Jokes aside, think­ing like a lawyer has got­ten a bum rap. To me, it mere­ly means apply­ing the law to a set of facts with rea­son and log­ic and with­out regard to emo­tions, pre­con­ceived notions, or prej­u­dices. Some­times that works a result that appears heart­less but it is actu­al­ly sen­si­ble in the long run.

In Jones, Judge Wright’s order saved Mrs. Jones’s life only by over­rid­ing her reli­gious beliefs. At first blush, it appears to be the right deci­sion emo­tion­al­ly, but a time-hon­ored say­ing among lawyers is that hard cas­es make bad law. Judge Wright’s deci­sion in these sym­pa­thet­ic cir­cum­stances may be cit­ed as author­i­ty in the next case for the gov­ern­ment to take away a citizen’s right to wor­ship, or not, as they choose. His deci­sion in this hard case could make bad law in the next.

It might not even be the right deci­sion emo­tion­al­ly. Mrs. Jones believed that blood trans­fu­sions would defile her body. Sup­pose she lived out her life believ­ing she was unclean and would burn in hell for eter­ni­ty because she “drank blood.” Per­haps this was a fate worse than death in her eyes. Bet­ter to set the emo­tions aside and make a rea­soned deci­sion on the law.

Clark Hall at UVA

So I raised my hand against Judge Wright’s deci­sion after I’d been taught to think like a lawyer.

But the world turns. Thir­ty years after law school, I held a posi­tion as a com­pa­ny exec­u­tive. One morn­ing, a man I’d nev­er met showed up in my office in tears. He told me he thought we planned to elim­i­nate his job, so he found anoth­er job and resigned. Under our health­care plan, he could have cho­sen to pay the pre­mi­um for our cov­er­age and we would have kept it in place until his new employer’s insur­ance picked him up. He decid­ed not to pay and the cov­er­age lapsed.

His new employ­er changed its mind and decid­ed not to hire him. Short­ly after that, he was diag­nosed with can­cer. With­out treat­ment, he would die with­in a few months. With treat­ment, he would have a fight­ing chance. He didn’t have the mon­ey to pay for the treat­ment, so he begged us to rein­state his health­care cov­er­age. We were self-insured so we didn’t have to con­sult with an insur­ance com­pa­ny. The deci­sion was ours alone. Our ben­e­fits depart­ment had turned him down. He begged me to over­rule them.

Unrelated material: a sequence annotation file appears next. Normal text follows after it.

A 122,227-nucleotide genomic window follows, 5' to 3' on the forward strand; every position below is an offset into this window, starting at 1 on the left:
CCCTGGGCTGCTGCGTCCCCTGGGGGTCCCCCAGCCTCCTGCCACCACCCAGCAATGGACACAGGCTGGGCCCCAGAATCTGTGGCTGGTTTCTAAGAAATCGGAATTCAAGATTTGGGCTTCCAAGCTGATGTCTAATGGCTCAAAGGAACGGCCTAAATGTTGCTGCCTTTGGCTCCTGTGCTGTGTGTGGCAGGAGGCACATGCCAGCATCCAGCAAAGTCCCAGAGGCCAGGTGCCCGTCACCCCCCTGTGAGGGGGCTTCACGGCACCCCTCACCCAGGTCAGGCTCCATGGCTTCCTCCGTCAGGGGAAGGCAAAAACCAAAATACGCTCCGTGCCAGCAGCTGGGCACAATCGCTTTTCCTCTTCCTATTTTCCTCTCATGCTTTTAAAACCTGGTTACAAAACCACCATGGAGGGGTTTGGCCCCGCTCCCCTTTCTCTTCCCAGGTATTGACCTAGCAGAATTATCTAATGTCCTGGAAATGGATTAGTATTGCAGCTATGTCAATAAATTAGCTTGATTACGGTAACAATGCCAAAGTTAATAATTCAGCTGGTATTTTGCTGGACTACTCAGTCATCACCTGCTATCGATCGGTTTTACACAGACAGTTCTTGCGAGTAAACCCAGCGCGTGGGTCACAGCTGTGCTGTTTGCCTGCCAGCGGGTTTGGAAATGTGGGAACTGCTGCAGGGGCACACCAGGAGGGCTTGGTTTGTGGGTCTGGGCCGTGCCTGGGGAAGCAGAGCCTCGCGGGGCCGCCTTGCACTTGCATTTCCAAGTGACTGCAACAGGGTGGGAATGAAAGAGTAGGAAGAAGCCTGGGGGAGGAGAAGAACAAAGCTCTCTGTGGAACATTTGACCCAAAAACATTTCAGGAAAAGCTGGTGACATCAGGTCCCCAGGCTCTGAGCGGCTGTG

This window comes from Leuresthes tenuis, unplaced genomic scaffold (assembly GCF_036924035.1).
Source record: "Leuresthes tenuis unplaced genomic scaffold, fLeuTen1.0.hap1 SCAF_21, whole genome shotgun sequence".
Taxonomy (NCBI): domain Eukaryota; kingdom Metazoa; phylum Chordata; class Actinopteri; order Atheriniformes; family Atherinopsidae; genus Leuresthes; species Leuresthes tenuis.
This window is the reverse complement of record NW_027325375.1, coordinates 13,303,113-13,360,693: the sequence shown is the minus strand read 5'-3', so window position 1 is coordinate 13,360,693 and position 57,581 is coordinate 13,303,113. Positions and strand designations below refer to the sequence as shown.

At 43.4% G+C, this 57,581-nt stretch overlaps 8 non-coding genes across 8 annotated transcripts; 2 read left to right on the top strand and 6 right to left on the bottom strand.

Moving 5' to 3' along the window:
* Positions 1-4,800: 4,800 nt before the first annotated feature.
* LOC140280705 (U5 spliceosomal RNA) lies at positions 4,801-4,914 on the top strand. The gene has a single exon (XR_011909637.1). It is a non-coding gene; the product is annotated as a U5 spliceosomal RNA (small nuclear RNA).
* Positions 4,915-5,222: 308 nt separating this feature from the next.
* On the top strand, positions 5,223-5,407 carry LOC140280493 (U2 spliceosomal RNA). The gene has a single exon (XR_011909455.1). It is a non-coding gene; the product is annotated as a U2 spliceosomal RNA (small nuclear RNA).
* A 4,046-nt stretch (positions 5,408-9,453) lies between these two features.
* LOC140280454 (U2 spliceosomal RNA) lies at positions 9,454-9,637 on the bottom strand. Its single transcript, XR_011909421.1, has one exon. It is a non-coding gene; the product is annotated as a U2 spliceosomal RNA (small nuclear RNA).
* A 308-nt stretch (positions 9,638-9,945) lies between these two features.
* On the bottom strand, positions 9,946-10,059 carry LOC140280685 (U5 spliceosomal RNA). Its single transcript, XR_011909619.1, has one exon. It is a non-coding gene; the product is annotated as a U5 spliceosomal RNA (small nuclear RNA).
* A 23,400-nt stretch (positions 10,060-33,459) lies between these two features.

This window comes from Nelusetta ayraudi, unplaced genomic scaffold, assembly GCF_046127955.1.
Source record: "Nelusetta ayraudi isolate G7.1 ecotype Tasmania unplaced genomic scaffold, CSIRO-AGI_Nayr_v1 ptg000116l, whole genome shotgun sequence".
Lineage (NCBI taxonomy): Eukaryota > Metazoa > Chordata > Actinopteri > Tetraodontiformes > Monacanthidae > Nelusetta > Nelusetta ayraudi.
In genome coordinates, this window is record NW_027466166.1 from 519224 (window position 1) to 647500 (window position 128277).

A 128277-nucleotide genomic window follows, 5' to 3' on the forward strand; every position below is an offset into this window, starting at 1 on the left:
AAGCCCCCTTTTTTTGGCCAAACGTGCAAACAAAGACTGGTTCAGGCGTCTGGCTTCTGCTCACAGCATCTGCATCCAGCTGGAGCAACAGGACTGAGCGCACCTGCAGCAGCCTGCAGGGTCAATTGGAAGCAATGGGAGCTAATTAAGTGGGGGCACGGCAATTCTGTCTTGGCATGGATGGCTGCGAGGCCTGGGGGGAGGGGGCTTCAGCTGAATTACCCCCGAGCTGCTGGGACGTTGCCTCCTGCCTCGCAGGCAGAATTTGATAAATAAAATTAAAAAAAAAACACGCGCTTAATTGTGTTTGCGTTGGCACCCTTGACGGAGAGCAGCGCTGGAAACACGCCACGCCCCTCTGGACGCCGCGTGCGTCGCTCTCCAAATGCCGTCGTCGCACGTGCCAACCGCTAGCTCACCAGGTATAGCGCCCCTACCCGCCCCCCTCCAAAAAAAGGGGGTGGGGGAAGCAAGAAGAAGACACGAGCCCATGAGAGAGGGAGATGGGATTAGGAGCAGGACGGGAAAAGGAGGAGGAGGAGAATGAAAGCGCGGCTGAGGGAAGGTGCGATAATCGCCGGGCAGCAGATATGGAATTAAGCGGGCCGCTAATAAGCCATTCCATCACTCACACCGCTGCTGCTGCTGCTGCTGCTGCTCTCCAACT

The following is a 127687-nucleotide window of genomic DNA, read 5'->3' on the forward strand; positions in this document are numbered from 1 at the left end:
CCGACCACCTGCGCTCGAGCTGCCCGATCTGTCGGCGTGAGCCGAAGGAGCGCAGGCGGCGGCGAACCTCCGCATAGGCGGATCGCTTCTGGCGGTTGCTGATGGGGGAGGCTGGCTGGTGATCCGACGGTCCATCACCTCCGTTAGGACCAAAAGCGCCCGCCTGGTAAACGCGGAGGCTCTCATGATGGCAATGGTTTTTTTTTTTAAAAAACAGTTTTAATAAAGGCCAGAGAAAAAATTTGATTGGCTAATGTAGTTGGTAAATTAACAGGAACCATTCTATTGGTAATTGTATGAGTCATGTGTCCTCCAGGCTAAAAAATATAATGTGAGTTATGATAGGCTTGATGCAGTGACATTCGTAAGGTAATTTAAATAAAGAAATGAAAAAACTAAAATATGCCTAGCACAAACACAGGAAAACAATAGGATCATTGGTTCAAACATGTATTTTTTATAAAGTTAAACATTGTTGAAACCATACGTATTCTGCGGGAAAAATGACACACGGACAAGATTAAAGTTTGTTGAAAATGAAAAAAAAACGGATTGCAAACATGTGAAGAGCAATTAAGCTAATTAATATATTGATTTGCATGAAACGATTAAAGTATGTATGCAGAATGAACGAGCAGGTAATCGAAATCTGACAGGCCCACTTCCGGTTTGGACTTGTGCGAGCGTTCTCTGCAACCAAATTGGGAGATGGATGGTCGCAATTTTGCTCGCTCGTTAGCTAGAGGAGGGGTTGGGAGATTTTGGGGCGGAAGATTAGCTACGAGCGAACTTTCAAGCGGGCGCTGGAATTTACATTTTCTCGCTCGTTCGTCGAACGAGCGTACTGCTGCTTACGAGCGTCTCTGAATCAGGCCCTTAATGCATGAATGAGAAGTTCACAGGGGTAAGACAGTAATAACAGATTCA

He wait­ed out­side my office while I spoke with the Ben­e­fits Direc­tor. In tears her­self, she said, “We can’t do it. The Plan’s lan­guage is clear. He missed the win­dow to extend by a mile. If we give him cov­er­age, the prece­dent may expose us to friv­o­lous claims.”

I’d heard this sto­ry before. Hard cas­es make bad law.

I combed through the plan’s lan­guage. I point­ed to a phrase in the small print. “What about this?”

It doesn’t work,” she said. “It doesn’t apply.”

She was right, but I read the phrase sev­er­al times, try­ing to find a way to stretch it to reach the man’s sit­u­a­tion. Final­ly I said, “I think it applies,” and I signed the doc­u­ment to extend the coverage.

The great­ly relieved Ben­e­fits Direc­tor took the man down­stairs to fill out the forms he need­ed to get treat­ment, and I nev­er saw him again. I learned the fol­low­ing year that he fought hard but lost his battle.

How do I rec­on­cile my hand-vote in the Jones case with my sig­na­ture on that form? I don’t know. All I can say is you kind of had to be there.

That’s the les­son of the Jones case, too, I sup­pose. Judge Tamm ren­dered his deci­sion from cham­bers, sur­round­ed by legal tomes. Judge Wright went to the hos­pi­tal, talked to Jesse Jones, and watched the light fad­ing from a young mother’s eyes while she lay on her death bed. Look­ing into people’s eyes can screw you up. The statutes, case law, and plan lan­guage tend to fall away. Before you know it, you end up think­ing like a human being, for pity’s sake.